# Homework Help: Alpha decay

1. Feb 16, 2016

### Drizzy

1. The problem statement, all variables and given/known data

Th-232 ---> He-4 + Ra-228 + energy

How much is the energy?

2. Relevant equations

3. The attempt at a solution

my solution is this:

[m(Th-232)-90m(electron)] - m(He-4) - [8m(Ra-228)-88m(electron)]

My book skipped the electrons, why?

2. Feb 16, 2016

### SteamKing

Staff Emeritus
What's the mass of an electron compared to the mass of say, a proton?

3. Feb 16, 2016

### Drizzy

veeeeeeery small

4. Feb 16, 2016

### SteamKing

Staff Emeritus
So if you took 88 veeery small electrons and put them together, would you have something which approached the mass of even 1 proton?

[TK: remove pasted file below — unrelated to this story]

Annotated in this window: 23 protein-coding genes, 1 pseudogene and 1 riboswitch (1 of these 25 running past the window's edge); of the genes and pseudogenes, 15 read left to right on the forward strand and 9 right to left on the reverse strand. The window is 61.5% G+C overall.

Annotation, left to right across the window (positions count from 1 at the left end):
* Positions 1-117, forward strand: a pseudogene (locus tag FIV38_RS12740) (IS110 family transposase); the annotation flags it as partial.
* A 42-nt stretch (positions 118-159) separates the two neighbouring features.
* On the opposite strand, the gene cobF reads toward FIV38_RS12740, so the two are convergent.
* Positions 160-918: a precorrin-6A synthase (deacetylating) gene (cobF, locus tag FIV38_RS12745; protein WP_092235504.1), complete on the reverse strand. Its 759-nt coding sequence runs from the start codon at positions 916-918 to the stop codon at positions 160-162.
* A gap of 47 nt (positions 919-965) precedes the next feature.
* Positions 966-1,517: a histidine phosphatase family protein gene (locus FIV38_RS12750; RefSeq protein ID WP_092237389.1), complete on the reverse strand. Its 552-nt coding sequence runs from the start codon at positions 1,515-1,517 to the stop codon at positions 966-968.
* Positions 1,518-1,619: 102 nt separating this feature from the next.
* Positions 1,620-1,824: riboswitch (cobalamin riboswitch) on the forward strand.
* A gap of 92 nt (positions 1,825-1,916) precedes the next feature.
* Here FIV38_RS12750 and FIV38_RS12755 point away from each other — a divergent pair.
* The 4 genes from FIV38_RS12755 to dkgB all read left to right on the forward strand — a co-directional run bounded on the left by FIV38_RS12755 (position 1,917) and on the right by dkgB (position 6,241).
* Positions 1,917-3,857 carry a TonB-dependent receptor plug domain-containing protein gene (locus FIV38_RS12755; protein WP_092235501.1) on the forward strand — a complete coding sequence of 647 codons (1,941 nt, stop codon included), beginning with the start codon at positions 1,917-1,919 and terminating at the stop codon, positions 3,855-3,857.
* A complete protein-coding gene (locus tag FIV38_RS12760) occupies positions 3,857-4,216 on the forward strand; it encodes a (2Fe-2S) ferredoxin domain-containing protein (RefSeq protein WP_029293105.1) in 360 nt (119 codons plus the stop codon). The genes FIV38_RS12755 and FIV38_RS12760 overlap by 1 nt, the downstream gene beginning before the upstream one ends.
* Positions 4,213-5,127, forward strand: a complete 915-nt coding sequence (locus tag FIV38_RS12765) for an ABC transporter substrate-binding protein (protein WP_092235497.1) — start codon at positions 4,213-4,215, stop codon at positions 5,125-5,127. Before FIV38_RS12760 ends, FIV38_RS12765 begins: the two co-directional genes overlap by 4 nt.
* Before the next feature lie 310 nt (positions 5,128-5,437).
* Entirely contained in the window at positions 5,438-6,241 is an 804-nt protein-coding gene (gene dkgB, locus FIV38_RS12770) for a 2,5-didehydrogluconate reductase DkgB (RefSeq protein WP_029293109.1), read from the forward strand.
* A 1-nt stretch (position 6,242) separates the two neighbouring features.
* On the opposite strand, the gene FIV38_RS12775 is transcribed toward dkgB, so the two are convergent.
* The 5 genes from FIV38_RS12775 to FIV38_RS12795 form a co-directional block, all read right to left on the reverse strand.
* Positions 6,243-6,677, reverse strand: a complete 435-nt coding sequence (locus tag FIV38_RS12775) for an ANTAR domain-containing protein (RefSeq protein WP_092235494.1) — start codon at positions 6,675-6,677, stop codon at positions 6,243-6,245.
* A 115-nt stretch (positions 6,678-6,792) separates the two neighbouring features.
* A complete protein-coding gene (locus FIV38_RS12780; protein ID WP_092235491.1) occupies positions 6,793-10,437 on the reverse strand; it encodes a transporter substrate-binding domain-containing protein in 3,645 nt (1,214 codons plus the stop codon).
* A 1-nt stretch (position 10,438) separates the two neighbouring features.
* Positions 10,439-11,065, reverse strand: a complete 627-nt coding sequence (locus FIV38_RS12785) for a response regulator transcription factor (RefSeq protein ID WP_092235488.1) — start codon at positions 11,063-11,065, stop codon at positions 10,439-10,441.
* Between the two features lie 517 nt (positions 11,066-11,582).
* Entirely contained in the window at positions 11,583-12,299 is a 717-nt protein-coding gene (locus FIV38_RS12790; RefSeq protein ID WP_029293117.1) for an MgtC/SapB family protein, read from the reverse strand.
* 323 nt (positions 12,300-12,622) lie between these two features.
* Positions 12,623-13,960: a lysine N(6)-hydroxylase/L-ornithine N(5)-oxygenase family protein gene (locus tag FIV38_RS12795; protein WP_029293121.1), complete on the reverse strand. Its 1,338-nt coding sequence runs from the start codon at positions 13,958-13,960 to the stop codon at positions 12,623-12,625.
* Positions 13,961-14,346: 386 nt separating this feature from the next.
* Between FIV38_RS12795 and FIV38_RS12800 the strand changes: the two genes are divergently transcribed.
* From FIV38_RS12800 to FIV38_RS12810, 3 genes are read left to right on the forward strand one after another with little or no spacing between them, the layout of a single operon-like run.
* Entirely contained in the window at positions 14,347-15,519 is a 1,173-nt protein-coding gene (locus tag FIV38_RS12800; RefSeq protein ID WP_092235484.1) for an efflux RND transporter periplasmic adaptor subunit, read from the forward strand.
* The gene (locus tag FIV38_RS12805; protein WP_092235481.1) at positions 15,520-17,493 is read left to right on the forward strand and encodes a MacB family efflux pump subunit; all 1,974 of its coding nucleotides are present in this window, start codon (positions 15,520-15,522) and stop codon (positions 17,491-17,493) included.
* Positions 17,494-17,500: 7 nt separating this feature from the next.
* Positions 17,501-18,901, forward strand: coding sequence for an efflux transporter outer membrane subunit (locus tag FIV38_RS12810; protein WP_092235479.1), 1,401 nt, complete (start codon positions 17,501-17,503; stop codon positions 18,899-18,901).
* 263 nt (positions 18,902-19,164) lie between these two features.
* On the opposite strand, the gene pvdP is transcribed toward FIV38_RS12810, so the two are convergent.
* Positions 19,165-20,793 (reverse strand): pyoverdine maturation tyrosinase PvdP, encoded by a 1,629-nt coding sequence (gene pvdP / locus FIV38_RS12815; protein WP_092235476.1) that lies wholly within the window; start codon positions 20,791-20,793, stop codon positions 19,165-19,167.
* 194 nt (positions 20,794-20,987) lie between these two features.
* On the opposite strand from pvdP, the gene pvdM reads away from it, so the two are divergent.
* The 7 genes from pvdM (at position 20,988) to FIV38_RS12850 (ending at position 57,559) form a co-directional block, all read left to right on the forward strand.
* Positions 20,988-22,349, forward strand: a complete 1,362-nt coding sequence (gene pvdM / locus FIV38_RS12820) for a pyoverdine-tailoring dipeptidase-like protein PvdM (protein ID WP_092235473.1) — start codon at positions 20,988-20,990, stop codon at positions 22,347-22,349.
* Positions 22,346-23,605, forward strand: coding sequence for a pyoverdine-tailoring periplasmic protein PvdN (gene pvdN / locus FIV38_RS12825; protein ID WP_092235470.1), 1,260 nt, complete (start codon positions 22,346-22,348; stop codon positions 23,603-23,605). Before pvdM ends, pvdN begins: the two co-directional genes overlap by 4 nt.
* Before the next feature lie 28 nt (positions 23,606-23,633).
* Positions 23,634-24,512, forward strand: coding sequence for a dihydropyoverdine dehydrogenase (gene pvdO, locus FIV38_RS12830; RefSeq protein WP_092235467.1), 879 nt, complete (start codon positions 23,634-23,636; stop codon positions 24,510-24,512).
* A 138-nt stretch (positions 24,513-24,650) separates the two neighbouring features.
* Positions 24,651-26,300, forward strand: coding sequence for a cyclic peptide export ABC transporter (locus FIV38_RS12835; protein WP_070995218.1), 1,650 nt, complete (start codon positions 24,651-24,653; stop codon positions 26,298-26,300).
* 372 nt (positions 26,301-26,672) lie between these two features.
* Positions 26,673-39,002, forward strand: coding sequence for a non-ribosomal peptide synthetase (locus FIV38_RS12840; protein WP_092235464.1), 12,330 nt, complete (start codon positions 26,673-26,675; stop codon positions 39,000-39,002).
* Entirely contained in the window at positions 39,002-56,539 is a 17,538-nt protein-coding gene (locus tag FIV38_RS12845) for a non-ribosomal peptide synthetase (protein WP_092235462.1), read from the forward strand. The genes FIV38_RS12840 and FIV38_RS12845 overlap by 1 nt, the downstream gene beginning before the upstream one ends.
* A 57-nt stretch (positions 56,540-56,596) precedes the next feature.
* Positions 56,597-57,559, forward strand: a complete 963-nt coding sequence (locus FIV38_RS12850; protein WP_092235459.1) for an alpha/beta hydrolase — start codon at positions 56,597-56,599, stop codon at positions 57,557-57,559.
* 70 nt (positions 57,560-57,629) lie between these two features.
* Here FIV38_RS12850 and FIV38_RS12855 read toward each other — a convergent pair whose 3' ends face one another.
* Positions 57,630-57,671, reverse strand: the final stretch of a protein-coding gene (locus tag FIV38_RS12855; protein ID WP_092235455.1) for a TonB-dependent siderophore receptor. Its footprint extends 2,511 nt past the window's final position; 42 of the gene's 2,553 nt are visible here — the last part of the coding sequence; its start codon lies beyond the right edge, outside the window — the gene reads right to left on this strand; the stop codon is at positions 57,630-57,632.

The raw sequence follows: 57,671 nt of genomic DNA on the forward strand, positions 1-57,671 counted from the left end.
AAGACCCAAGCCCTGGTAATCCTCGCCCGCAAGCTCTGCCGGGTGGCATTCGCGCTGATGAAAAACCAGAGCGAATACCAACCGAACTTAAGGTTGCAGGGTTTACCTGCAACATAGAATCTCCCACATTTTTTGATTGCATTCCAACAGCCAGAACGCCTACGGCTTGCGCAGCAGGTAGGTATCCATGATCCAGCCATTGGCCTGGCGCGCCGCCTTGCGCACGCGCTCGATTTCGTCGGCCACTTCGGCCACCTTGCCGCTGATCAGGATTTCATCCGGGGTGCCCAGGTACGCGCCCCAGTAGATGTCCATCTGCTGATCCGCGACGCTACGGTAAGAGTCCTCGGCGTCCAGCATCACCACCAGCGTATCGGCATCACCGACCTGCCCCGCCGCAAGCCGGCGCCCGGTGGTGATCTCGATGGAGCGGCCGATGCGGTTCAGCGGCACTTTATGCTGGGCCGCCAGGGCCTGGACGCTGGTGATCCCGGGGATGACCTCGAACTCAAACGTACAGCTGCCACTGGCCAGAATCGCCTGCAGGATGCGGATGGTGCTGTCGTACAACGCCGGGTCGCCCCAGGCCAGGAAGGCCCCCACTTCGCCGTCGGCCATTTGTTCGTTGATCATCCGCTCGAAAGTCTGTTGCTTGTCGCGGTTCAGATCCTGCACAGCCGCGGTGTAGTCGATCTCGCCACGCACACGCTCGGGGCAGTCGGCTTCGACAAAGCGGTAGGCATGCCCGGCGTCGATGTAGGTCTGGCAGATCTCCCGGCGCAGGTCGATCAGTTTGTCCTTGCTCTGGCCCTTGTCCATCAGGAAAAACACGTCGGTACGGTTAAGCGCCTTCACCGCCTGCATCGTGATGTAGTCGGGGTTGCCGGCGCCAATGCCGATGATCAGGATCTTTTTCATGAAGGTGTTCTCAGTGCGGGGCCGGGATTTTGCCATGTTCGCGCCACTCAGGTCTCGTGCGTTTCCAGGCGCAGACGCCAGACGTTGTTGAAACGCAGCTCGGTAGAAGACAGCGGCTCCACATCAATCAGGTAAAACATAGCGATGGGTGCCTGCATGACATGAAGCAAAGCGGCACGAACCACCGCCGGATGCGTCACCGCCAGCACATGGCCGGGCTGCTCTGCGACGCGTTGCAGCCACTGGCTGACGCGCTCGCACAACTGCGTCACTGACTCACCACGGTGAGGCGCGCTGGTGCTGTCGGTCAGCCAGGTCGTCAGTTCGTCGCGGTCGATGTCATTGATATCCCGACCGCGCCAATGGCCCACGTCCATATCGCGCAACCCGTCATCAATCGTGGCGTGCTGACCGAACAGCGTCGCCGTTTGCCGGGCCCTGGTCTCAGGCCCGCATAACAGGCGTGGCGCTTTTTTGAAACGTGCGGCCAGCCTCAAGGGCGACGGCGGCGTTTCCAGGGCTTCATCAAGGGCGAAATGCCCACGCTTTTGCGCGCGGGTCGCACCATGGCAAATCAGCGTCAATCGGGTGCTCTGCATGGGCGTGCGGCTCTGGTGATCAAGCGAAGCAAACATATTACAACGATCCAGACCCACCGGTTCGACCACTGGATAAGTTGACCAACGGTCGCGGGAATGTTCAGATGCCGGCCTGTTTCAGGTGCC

5. Feb 16, 2016

### Drizzy

no :P but my friend is saying that they skipped the electrons because there are 88 electrons before the decay and equally as much after. but if that was the case then I should be able to write the mass of the electrons and then cross them off because they cancel out each other

6. Feb 17, 2016

### Drizzy

Can someone tell me if my friend is right?

7. Feb 17, 2016

### Burner1

Firstly, I think there should not be a 8(the blue one)here.

Secondly, I doubt if the red 88 is true. In alpha decay, a positive helium nucleus without electrons is emitted and the 90 electrons in Th-232 should be retained in the Ra-228 formed. Thus, they are fully cancelled out.

By the way, from what I have learnt, we focus on the mass defect inside the nucleus when calculating the energy released from nuclear reactions, so we don't consider the electrons.

Correct me if I was mistaken though.